often, she would bentch us and so many
    others with the bracha to “have nachas
    from yourself”. To be not just satisfied, but
    proud and happy of where you are in life.
    To wake up every morning looking
    forward to accomplishing more and more.
    The Kotzker Rebbe teaches that we each
    have our own individual path to Torah.
    What touches one person’s neshama
    doesn’t necessarily touch the next person’s.
    Re’eh – seek out; find the path that speaks

    to you. Find your way of
    bringing bracha to the world.
    It is interest to note that while
    the passage begins with the
    word “re’eh – see” in the
    singular form, addressing the
    individual, it then switches to
    “nosein lifneichem, placing
    before you”, using the plural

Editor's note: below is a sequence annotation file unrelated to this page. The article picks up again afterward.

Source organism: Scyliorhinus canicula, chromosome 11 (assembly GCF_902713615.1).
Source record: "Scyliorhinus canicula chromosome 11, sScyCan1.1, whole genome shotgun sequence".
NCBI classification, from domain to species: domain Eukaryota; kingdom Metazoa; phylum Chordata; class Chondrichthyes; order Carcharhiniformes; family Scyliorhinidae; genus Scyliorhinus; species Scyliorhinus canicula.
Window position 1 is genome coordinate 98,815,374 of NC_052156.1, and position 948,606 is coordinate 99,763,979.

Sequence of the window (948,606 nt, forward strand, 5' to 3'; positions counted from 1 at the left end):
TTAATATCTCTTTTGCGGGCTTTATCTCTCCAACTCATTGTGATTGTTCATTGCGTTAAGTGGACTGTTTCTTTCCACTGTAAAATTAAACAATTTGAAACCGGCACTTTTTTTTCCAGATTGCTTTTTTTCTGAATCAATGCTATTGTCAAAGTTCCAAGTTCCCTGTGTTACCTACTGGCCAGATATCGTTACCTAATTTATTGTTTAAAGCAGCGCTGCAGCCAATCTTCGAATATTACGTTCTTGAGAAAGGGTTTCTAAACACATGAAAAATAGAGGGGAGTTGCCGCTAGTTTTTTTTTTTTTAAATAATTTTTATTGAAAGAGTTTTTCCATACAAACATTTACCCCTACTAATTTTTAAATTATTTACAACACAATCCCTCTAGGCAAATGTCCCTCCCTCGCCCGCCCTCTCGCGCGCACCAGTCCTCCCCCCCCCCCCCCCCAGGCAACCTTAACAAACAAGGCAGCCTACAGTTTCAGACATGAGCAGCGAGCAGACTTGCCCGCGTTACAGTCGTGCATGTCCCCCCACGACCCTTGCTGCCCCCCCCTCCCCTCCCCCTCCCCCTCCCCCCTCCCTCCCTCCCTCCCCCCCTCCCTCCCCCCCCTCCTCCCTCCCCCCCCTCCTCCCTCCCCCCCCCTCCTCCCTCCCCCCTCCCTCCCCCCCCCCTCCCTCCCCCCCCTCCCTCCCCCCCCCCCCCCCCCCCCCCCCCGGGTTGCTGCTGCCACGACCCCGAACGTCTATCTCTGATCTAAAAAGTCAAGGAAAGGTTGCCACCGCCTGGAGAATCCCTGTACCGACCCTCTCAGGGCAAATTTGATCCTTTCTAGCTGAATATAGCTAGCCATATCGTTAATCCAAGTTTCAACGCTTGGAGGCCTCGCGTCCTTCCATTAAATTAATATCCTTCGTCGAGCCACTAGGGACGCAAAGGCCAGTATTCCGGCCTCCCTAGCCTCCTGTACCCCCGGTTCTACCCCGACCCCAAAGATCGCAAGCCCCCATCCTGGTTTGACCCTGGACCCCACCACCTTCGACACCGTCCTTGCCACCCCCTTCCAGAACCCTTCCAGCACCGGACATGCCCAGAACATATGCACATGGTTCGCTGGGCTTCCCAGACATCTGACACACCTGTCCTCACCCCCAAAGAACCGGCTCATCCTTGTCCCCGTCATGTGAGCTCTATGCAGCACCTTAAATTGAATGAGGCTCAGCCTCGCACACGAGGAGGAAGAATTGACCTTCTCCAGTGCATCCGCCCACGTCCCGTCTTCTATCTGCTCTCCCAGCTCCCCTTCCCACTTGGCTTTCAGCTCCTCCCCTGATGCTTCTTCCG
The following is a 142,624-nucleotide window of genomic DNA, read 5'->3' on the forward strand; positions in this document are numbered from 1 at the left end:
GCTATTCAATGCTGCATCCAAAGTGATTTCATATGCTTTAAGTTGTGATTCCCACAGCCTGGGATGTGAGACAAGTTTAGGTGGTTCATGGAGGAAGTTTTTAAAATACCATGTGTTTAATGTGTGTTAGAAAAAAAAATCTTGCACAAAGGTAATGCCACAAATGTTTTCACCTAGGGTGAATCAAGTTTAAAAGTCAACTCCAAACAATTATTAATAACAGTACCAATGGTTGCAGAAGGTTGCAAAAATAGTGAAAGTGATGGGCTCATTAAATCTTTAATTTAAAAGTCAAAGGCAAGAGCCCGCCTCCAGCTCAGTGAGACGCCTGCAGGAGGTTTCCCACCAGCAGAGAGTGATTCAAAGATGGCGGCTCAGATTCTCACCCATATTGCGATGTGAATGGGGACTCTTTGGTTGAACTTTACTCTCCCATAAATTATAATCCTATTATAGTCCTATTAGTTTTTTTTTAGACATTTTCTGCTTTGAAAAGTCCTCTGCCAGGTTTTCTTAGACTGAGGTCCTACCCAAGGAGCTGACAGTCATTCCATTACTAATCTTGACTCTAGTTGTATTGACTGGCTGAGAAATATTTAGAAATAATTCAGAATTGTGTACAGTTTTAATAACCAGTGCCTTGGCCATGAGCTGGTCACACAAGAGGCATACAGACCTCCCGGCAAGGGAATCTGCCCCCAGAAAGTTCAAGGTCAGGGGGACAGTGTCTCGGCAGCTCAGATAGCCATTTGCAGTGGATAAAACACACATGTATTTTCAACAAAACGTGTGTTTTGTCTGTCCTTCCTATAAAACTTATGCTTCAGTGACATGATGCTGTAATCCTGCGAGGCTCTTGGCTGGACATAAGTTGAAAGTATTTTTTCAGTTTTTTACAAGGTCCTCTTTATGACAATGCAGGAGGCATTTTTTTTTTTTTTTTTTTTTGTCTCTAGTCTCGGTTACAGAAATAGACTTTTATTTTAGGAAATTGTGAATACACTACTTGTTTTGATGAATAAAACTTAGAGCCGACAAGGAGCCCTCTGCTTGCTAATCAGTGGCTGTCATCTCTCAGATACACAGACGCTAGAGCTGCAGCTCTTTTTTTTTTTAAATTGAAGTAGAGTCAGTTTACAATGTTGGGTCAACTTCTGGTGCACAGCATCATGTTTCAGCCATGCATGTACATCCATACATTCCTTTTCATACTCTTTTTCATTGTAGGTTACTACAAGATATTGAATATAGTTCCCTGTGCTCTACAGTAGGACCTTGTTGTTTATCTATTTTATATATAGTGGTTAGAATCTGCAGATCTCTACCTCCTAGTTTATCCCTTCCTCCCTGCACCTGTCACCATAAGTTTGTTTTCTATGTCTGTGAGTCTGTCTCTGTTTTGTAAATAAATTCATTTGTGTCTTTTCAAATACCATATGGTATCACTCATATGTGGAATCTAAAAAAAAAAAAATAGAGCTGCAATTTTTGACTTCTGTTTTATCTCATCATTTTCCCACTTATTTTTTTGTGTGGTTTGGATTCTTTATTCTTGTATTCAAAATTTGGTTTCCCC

term for you. Our Torah is
    teaching us that while we might
    live our life as individuals, we
    can’t separate ourselves from
    the world around us. We can’t say “It’s not
    my problem… let someone else worry
    about it. Let someone else care.”
    One of the messages of parshas Re’eh is
    that the “me” has to switch to “we”. Each
    one of us has a responsibility to make a
    difference. To make the world a better
    place. To be an individual who cares not
    only about himself, but also about those
    around us.
    Moshe’s message in Sefer Devarim was
    not only directed to those of his generation,
    but was a message for all generations. The
    pasuk continues, “Nosein lifneichem
    hayom – I present before you today”.
    From Moshe Rabbeinu to his generation,